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Facebook Evangelism: Does It Work?

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Unknown-2Last Sunday night I cried.  It was more like a small tantrum.  At the end of it, I couldn’t breathe out of my nose, I was too tired to stay up, and too distraught to go to sleep.  In a word, I was a mess!  The next morning, I got up early and prayed, went back to sleep and woke up to a text message that had the potential to resolve everything I cried about the night before.  A few days later, more of my prayer materialized and I immediately prepared to tell Facebook.  This happens to me quite often, but this time I knew no one would understand the weight of this miracle without knowing the details.  Without knowing about my breakdown Sunday night.  Without knowing about my constant worries over the past few months.  Without knowing the anxiety I carried and casted away, just to pick up and carry again.  How would I effectively communicate the miracle, if I didn’t effectively communicate the struggle?   

What social platforms offer is quite captivating and entertaining, but I often find myself wondering what it all means.  Is it really as harmless as it seems?  (Note:  I know all posts don’t have to be deep and spiritual.  Actually, they shouldn’t be!  Sometimes you just want the masses to know how delicious your mommas mac ’n cheese really is and you’re free to do that! #nomnom)  Is all this posting really “sharing” or “ministry?”  Or is it disguised to humblebrag or gain public approval?  If we, being storytellers and/or ministers, truly want to engage others, how much more impactful could our lives be if we told the truth?

Now don’t get me wrong, I’m not saying we should tell every gory detail.  Wisdom tells us that.  However, if we are open to sharing our peaks, we have to be open to sharing our valleys.  The nature of social media does not require true relationship and therefore does not allow people to understand the fullness of our stories.   So when presented with half truths, people we attempt to inspire are left disillusioned; failing to see real victories are in the journey.  The journey of how we held on despite wanting to quit.  The journey of how we gave up twice but by God’s grace we’re still here.  The journey of how we’re being sustained.  These are the posts that have inspired me.  These are the posts that minister.  They’re intentional.  They’re transparent.   And they’re posted for reasons that have little to do with “likes” and everything to do with purpose.Unknown

So does “social ministry” work?  I’d say yes, if we’re aware of it’s danger.  We can’t let Youtube subscribers make or break our day.  We can’t allow Facebook “likes” to determine if our posts are meaningful.  We can’t let Instagram trick us into thinking greatness is achieved without hard work and many trade-offs.  But most importantly, we can’t let our eagerness to share overshadow the importance of real relationships, the discernment of knowing when not to share, and the efficacy of spreading hope, love, humor and whole truths.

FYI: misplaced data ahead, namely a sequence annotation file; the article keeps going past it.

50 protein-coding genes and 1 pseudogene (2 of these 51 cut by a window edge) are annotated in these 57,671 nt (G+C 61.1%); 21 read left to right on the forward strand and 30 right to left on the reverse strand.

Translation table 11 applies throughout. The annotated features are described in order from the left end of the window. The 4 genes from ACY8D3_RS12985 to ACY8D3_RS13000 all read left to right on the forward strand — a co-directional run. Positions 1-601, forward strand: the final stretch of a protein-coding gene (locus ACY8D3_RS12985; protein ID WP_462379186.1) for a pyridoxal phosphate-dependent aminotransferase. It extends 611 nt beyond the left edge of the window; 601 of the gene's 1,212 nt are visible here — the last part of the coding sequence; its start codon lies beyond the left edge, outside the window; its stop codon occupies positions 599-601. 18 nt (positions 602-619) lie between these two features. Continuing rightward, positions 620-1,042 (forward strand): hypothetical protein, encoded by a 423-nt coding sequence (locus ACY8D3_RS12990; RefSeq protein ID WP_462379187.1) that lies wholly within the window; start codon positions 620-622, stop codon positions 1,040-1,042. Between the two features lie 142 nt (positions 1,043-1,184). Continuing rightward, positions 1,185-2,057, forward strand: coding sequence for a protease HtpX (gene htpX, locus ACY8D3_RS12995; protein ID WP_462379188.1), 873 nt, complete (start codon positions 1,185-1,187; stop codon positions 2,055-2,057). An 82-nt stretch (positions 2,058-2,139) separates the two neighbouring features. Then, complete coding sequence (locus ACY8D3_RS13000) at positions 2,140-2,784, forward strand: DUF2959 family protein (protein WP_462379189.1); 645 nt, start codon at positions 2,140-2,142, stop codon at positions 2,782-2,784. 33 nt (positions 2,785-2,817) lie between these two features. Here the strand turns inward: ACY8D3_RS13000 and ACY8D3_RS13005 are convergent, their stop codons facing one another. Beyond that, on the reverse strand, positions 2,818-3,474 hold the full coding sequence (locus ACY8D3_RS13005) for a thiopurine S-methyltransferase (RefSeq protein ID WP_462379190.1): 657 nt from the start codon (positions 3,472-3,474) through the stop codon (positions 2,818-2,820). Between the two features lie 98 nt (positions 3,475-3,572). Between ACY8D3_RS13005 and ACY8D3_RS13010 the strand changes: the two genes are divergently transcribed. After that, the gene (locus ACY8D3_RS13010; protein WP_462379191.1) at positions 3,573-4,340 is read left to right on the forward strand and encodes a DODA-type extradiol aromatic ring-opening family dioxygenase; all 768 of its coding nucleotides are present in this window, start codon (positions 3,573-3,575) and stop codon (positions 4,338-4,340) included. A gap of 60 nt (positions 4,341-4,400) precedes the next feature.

#walkthetalk  #heartcheck

-Sarah

8 comments

  1. Wonderful post! I post ‘Jesus stuff’ on FB quite often. I appreciate the reminder to seek God’s wisdom on whatever we post. Love it! I have to let the Lord check me sometimes on when to lighten up. I have such a burden for souls & to see the Body step up, I have to be wise on when to use language of grace, and when to be a little more straight. However, I try to remember to use humor (for example Saturday I just posted a Rickey Smiley clip) LOL. I am learning about what I call divine balance. It’s not balance like the world thinks of, but it’s really ONLY what God says to do. I want to thank the ladies of God’s Chosen for allowing the anointing of the Lord to FLOW through them as you sing. You ladies are awesome! God bless!

    1. Good point about balance. It’s one of those words that can be misinterpreted to mean luke-warm. When in this context its more about being steady; not too far to the right or to the left. A synonym could be…wholeness. Thank you for your support and for reading/commenting on this post!

  2. Great post… Personally,I haven’t been on Facebook for a few years now and when I go through my hubby’s page I quickly remember why I left in the first place. Users of social media shoul exercise more “social responsibility” and be mindful of their readers and consider their content and the purpose of the post and what they’re aiming to accomplish. But I’ve resolved to just consider the source and proceed with caution.

  3. I’ve always argued against Facebook being the appropriate forum in discussing sensitive or deep subjects. Wisdom is definitely needed when addressing sociopolitical or religious matters on social networks. No matter how well-intentioned you may be in giving an opinion or in the re-telling of an event, inevitably someone will be offended or not fully understand the author’s meaning. If you share too much good, some will assume you’re bragging. If you complain too much, you become the complainer. *shoulder shrug*

    great food for thought!

    1. Agreed. I mean this is true when speaking to anyone that you don’t have an actual relationship with. Just a heads up to all those (me) who hope to inspire people through mass media. If the point is to be effective, here’s a way that definitely works.

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